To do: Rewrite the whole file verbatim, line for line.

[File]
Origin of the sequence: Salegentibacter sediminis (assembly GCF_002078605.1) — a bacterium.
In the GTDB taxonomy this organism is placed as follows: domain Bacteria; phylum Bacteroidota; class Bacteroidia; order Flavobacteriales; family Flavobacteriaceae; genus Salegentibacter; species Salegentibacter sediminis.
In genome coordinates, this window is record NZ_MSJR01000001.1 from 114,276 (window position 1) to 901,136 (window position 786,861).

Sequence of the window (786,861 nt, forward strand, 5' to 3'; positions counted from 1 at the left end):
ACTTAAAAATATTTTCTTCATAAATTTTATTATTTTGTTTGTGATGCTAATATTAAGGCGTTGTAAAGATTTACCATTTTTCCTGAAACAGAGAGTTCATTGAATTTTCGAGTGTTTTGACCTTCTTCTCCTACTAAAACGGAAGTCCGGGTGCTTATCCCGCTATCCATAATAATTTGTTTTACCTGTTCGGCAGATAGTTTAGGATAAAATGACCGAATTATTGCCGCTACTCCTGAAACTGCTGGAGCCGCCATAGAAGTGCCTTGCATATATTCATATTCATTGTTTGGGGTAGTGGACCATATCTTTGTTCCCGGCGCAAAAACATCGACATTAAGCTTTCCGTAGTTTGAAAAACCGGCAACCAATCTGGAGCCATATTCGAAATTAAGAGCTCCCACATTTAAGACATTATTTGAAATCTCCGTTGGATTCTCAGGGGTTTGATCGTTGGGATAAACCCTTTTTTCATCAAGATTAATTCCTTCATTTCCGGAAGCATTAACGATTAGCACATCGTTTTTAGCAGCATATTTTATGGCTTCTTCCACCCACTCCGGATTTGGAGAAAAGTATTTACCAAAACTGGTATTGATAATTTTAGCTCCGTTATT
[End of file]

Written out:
Origin of the sequence: Salegentibacter sediminis (assembly GCF_002078605.1) — a bacterium.
In the GTDB taxonomy this organism is placed as follows: domain Bacteria; phylum Bacteroidota; class Bacteroidia; order Flavobacteriales; family Flavobacteriaceae; genus Salegentibacter; species Salegentibacter sediminis.
In genome coordinates, this window is record NZ_MSJR01000001.1 from 114,276 (window position 1) to 901,136 (window position 786,861).

Sequence of the window (786,861 nt, forward strand, 5' to 3'; positions counted from 1 at the left end):
ACTTAAAAATATTTTCTTCATAAATTTTATTATTTTGTTTGTGATGCTAATATTAAGGCGTTGTAAAGATTTACCATTTTTCCTGAAACAGAGAGTTCATTGAATTTTCGAGTGTTTTGACCTTCTTCTCCTACTAAAACGGAAGTCCGGGTGCTTATCCCGCTATCCATAATAATTTGTTTTACCTGTTCGGCAGATAGTTTAGGATAAAATGACCGAATTATTGCCGCTACTCCTGAAACTGCTGGAGCCGCCATAGAAGTGCCTTGCATATATTCATATTCATTGTTTGGGGTAGTGGACCATATCTTTGTTCCCGGCGCAAAAACATCGACATTAAGCTTTCCGTAGTTTGAAAAACCGGCAACCAATCTGGAGCCATATTCGAAATTAAGAGCTCCCACATTTAAGACATTATTTGAAATCTCCGTTGGATTCTCAGGGGTTTGATCGTTGGGATAAACCCTTTTTTCATCAAGATTAATTCCTTCATTTCCGGAAGCATTAACGATTAGCACATCGTTTTTAGCAGCATATTTTATGGCTTCTTCCACCCACTCCGGATTTGGAGAAAAGTATTTACCAAAACTGGTATTGATAATTTTAGCTCCGTTATT